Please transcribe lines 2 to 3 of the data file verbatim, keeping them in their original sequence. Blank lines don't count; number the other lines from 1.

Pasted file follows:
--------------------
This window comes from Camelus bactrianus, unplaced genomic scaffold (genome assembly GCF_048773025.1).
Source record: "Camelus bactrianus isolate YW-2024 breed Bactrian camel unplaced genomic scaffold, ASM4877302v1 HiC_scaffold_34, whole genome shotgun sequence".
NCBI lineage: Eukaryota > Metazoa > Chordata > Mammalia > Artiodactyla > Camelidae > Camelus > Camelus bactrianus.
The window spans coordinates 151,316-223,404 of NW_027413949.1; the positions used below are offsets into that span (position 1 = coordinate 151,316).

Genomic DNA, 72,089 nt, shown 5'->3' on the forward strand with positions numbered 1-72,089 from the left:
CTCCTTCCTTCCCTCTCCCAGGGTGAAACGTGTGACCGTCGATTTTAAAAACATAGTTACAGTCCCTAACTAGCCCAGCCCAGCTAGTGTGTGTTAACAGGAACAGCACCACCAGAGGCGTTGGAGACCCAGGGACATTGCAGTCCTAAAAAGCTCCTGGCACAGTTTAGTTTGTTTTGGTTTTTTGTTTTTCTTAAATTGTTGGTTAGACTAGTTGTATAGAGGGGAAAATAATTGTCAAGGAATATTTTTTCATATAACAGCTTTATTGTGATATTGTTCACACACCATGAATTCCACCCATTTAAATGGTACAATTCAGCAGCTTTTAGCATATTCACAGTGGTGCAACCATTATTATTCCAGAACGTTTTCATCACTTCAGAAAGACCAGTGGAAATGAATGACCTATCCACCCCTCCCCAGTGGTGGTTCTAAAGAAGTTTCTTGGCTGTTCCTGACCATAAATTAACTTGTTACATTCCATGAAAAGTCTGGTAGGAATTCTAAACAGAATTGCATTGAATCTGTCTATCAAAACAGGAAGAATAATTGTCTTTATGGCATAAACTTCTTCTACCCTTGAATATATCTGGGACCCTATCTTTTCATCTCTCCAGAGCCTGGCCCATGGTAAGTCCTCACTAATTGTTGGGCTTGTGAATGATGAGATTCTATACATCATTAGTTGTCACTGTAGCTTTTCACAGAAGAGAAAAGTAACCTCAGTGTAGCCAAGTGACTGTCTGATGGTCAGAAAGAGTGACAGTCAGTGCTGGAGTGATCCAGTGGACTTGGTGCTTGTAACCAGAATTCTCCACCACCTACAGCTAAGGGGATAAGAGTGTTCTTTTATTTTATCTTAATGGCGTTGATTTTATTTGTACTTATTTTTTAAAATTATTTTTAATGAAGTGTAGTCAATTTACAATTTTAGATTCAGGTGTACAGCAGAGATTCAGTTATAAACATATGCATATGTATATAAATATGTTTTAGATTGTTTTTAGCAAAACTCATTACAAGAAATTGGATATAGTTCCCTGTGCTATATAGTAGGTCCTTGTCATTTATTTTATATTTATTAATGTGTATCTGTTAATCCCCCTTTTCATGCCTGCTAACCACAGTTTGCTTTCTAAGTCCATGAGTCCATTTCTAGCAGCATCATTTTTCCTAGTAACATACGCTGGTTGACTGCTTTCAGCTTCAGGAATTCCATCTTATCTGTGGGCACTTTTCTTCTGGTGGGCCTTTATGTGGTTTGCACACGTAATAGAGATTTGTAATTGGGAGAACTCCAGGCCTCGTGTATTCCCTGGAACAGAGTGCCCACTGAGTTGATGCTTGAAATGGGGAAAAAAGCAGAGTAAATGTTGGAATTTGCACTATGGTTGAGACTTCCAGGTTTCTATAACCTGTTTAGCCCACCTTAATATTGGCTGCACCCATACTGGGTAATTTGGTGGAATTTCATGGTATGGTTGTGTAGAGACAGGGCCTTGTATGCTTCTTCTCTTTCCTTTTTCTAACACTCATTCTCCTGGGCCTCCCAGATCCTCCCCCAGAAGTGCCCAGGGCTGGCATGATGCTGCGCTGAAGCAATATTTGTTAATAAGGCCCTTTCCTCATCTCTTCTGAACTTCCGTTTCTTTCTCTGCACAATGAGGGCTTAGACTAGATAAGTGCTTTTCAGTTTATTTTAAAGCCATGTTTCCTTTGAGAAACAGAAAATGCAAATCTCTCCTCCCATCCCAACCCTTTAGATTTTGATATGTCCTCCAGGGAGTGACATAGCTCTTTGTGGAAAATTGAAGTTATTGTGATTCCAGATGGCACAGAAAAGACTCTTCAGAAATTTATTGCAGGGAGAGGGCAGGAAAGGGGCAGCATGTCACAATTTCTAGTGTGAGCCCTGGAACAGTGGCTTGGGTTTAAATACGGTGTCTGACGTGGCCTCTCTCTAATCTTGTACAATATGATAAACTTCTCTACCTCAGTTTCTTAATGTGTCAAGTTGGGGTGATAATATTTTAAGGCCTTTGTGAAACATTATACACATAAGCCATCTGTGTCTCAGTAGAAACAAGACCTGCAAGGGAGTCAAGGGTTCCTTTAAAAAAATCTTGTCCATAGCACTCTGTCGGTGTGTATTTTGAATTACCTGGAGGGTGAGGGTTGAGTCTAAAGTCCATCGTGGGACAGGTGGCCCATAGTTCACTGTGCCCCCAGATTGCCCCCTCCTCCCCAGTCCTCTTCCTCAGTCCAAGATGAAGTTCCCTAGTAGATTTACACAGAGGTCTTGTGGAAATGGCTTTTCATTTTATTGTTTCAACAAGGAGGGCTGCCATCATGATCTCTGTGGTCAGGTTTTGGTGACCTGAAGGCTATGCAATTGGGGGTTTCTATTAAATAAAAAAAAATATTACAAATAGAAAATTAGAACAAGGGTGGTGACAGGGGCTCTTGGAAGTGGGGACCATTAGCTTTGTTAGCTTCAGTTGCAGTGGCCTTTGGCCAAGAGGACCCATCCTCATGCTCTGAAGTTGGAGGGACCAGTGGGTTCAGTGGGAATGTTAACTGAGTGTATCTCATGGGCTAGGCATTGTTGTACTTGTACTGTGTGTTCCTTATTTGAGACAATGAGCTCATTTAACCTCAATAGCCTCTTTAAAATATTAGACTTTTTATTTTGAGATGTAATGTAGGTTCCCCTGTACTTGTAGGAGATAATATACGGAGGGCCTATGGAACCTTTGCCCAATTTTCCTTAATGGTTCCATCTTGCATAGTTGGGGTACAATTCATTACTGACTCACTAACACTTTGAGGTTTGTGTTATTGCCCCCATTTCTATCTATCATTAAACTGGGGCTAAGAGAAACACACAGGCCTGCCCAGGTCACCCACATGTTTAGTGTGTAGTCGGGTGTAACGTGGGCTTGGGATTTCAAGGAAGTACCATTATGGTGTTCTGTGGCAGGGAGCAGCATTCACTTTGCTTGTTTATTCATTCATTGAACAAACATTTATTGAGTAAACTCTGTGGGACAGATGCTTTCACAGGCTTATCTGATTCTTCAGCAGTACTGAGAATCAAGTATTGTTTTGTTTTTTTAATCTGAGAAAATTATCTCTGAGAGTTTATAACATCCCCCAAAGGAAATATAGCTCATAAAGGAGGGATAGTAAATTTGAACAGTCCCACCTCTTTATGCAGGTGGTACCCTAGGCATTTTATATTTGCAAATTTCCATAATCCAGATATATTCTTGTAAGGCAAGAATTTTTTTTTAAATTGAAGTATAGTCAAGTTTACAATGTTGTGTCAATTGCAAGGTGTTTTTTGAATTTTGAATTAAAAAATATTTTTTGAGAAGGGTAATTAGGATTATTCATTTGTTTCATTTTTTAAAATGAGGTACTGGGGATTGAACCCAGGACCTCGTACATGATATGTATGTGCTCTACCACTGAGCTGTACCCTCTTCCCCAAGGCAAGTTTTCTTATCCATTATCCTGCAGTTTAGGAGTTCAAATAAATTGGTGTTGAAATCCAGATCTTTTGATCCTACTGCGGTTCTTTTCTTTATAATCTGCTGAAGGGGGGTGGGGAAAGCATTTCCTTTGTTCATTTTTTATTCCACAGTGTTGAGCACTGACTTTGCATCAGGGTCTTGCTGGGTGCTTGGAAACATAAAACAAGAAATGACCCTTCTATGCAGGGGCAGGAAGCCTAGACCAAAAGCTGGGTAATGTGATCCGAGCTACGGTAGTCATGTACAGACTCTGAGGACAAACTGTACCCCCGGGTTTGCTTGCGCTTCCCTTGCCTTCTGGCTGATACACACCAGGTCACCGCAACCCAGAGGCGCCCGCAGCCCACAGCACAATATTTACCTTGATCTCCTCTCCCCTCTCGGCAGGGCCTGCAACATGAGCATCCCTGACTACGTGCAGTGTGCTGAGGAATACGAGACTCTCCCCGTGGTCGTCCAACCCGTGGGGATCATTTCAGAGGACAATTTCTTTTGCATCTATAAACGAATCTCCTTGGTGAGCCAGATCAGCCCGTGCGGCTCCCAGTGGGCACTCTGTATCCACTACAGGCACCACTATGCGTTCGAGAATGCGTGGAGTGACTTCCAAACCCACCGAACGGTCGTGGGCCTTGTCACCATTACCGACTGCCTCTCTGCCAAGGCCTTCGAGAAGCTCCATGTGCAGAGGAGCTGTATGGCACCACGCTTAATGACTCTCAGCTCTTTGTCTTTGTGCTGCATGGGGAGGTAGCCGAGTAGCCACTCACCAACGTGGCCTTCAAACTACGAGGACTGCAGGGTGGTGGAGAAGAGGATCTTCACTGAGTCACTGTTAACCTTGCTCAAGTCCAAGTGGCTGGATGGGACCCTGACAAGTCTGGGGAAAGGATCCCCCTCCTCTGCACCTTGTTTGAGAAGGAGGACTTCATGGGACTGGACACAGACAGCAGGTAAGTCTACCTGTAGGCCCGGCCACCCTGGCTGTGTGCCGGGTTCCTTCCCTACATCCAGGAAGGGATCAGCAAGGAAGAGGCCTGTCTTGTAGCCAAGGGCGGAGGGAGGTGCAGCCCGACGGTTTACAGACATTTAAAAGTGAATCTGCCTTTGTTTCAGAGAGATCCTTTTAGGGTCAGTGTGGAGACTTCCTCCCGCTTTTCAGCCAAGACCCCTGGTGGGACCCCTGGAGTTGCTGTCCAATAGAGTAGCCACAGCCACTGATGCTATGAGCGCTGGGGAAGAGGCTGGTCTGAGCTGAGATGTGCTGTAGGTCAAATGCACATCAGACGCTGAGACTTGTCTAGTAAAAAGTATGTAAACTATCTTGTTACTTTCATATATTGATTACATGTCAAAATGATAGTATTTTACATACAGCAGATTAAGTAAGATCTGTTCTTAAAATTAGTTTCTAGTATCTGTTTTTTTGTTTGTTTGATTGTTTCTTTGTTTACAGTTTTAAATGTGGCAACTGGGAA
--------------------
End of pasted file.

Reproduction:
Source record: "Camelus bactrianus isolate YW-2024 breed Bactrian camel unplaced genomic scaffold, ASM4877302v1 HiC_scaffold_34, whole genome shotgun sequence".
NCBI lineage: Eukaryota > Metazoa > Chordata > Mammalia > Artiodactyla > Camelidae > Camelus > Camelus bactrianus.